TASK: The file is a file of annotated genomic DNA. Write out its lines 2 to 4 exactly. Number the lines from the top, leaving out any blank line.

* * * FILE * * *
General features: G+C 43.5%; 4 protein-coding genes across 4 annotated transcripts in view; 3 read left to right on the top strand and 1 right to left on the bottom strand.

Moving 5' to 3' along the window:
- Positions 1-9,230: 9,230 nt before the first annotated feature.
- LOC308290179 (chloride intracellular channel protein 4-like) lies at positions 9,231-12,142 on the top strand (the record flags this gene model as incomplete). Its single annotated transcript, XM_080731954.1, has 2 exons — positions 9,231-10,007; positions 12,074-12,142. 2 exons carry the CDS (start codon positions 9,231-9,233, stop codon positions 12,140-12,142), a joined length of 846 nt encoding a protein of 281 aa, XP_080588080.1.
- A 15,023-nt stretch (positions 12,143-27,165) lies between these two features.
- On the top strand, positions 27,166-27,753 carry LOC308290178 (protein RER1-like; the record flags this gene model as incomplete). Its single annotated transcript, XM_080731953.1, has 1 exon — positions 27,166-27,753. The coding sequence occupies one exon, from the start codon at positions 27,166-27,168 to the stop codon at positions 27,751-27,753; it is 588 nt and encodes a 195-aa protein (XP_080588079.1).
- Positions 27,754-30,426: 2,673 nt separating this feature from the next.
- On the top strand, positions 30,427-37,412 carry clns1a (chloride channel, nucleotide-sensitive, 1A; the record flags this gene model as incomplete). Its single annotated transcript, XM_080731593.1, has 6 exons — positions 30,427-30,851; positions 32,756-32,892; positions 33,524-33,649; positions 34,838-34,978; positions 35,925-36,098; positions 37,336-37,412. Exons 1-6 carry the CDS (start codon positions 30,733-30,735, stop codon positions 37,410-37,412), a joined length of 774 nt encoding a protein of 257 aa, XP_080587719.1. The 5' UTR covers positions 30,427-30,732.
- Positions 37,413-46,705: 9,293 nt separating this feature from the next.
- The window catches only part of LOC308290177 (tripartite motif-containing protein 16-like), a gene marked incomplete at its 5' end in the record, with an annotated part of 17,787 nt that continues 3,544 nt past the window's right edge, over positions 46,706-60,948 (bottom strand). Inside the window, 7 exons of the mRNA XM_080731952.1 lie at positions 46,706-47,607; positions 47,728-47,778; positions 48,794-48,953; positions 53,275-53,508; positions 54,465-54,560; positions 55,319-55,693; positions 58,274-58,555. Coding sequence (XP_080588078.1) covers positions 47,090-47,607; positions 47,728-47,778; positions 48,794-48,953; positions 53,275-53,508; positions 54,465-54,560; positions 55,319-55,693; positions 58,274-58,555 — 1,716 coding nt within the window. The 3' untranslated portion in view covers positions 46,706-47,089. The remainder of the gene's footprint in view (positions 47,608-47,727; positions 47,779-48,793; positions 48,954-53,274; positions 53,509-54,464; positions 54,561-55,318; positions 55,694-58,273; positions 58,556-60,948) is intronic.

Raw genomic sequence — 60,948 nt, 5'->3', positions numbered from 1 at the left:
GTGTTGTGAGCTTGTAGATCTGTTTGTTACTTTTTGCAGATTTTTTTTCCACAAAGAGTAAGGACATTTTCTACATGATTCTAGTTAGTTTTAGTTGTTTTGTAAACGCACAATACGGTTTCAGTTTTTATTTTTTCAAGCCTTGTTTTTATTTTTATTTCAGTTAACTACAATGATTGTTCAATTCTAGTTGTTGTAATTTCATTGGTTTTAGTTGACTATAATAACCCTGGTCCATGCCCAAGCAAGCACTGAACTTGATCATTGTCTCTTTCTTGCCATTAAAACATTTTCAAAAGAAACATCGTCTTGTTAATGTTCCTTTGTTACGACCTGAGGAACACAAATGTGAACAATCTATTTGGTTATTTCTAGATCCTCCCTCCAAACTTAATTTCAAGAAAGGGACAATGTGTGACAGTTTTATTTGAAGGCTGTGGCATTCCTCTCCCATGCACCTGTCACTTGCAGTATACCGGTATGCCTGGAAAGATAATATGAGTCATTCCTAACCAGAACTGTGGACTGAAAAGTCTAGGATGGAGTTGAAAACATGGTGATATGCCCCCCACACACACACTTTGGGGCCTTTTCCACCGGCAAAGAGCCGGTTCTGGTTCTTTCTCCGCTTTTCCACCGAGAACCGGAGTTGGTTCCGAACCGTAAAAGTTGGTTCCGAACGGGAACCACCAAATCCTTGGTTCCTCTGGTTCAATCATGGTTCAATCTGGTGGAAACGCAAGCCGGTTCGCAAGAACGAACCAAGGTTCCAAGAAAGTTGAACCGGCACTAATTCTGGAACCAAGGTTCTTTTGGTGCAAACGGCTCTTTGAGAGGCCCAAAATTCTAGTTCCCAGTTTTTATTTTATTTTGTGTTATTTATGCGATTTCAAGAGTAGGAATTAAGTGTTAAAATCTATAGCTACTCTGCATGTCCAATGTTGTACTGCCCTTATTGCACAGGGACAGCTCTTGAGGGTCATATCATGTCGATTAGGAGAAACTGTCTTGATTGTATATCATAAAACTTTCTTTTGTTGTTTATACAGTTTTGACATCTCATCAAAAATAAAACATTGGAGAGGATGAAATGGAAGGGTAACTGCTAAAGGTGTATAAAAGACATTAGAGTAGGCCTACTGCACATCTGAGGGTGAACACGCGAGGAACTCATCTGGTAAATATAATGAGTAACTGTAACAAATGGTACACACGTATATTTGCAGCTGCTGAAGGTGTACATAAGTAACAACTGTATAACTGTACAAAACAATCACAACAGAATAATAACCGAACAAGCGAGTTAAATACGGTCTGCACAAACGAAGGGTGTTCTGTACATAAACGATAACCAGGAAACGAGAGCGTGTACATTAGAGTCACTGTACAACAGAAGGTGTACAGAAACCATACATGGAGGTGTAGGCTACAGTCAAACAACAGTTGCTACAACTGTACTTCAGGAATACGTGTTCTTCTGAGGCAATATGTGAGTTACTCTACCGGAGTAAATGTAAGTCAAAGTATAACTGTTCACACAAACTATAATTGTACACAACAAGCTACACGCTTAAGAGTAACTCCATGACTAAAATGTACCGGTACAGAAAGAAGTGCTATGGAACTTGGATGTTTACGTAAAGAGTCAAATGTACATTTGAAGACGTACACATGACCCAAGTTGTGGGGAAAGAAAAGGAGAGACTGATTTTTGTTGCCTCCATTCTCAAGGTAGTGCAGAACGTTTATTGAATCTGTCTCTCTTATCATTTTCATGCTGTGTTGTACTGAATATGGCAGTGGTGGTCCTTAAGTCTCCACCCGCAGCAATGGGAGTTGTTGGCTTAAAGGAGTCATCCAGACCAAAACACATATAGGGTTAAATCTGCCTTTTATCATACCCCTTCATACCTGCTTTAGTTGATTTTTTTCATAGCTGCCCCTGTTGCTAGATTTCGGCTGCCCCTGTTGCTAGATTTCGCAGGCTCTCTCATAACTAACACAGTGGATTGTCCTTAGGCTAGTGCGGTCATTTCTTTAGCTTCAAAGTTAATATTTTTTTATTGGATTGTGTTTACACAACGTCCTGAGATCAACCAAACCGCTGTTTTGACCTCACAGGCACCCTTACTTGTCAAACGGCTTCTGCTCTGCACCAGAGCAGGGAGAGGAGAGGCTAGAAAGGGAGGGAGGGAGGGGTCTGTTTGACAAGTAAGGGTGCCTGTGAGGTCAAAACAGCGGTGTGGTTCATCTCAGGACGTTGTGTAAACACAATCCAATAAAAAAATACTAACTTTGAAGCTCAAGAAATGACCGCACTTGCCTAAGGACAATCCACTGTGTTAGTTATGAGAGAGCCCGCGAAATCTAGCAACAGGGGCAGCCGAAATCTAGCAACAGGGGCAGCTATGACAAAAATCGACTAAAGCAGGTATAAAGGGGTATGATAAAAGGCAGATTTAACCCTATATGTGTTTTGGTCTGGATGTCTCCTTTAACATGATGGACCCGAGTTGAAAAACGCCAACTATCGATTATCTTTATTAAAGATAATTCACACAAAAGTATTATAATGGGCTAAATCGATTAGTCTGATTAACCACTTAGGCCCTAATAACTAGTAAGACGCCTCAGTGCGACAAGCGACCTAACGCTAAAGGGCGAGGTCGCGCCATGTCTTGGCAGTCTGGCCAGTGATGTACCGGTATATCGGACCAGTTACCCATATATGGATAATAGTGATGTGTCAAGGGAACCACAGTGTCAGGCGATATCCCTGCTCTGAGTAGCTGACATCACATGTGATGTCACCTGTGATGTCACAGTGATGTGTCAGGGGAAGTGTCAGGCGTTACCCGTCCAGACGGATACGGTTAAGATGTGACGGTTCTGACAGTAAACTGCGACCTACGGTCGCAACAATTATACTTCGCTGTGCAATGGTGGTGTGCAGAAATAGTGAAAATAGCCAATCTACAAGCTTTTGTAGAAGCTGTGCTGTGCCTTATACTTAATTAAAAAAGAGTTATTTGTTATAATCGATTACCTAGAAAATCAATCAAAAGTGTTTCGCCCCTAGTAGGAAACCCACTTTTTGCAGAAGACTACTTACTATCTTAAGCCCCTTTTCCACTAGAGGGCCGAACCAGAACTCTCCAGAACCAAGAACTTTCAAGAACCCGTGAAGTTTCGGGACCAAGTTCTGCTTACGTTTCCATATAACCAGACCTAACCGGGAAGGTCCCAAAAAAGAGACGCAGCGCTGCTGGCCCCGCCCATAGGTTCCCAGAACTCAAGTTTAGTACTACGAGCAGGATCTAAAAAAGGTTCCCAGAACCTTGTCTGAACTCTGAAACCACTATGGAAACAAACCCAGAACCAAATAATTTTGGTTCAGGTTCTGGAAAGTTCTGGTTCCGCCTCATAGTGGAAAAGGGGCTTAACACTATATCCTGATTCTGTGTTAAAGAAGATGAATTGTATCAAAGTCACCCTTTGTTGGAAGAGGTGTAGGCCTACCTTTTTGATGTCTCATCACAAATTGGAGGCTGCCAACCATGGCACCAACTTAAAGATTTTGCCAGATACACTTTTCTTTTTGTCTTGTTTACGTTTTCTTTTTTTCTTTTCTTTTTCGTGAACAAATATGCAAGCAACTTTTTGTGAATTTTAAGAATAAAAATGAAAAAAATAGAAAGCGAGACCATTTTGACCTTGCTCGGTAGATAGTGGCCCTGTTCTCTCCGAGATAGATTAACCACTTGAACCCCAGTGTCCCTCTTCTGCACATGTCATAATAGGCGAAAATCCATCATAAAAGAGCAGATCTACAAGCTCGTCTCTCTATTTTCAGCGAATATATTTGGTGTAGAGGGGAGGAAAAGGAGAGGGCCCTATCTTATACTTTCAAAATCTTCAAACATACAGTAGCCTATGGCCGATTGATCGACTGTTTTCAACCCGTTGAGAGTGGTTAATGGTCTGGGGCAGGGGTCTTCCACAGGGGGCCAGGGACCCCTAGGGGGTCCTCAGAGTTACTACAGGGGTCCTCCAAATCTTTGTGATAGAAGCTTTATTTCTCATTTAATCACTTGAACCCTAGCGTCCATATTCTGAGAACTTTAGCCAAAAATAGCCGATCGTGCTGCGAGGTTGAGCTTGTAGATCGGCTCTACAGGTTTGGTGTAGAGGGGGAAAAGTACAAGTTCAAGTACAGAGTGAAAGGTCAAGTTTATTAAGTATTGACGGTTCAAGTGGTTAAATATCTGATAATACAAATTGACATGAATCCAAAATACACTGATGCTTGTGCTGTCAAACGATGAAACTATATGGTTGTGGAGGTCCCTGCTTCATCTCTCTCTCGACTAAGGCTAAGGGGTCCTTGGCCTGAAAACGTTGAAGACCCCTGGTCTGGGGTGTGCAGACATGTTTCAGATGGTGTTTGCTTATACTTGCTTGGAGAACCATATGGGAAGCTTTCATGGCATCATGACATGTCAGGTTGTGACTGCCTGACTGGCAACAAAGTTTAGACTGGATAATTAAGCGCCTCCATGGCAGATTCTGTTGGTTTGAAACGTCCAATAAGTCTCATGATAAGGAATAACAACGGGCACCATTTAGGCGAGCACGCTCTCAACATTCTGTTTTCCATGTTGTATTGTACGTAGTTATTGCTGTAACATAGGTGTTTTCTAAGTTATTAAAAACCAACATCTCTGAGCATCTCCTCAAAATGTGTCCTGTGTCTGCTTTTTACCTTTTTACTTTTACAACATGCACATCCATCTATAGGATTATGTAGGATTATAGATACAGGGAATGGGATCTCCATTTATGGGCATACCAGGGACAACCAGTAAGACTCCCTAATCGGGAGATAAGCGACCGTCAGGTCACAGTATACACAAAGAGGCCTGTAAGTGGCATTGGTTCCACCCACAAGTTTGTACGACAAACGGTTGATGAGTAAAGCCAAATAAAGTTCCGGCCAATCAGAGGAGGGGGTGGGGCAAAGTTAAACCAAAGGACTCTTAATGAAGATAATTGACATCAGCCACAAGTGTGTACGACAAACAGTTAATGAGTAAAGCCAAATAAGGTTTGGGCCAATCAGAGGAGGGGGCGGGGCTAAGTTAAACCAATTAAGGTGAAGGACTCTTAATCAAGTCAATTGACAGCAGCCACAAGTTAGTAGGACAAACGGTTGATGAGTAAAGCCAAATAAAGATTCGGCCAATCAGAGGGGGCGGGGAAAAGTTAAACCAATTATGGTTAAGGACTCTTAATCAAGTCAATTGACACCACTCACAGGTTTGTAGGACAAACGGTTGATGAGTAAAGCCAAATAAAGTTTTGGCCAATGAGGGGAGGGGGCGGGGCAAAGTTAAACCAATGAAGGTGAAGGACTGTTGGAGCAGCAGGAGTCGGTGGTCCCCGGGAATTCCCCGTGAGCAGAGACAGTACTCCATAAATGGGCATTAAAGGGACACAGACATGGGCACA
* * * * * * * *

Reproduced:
Moving 5' to 3' along the window:
- Positions 1-9,230: 9,230 nt before the first annotated feature.
- LOC308290179 (chloride intracellular channel protein 4-like) lies at positions 9,231-12,142 on the top strand (the record flags this gene model as incomplete). Its single annotated transcript, XM_080731954.1, has 2 exons — positions 9,231-10,007; positions 12,074-12,142. 2 exons carry the CDS (start codon positions 9,231-9,233, stop codon positions 12,140-12,142), a joined length of 846 nt encoding a protein of 281 aa, XP_080588080.1.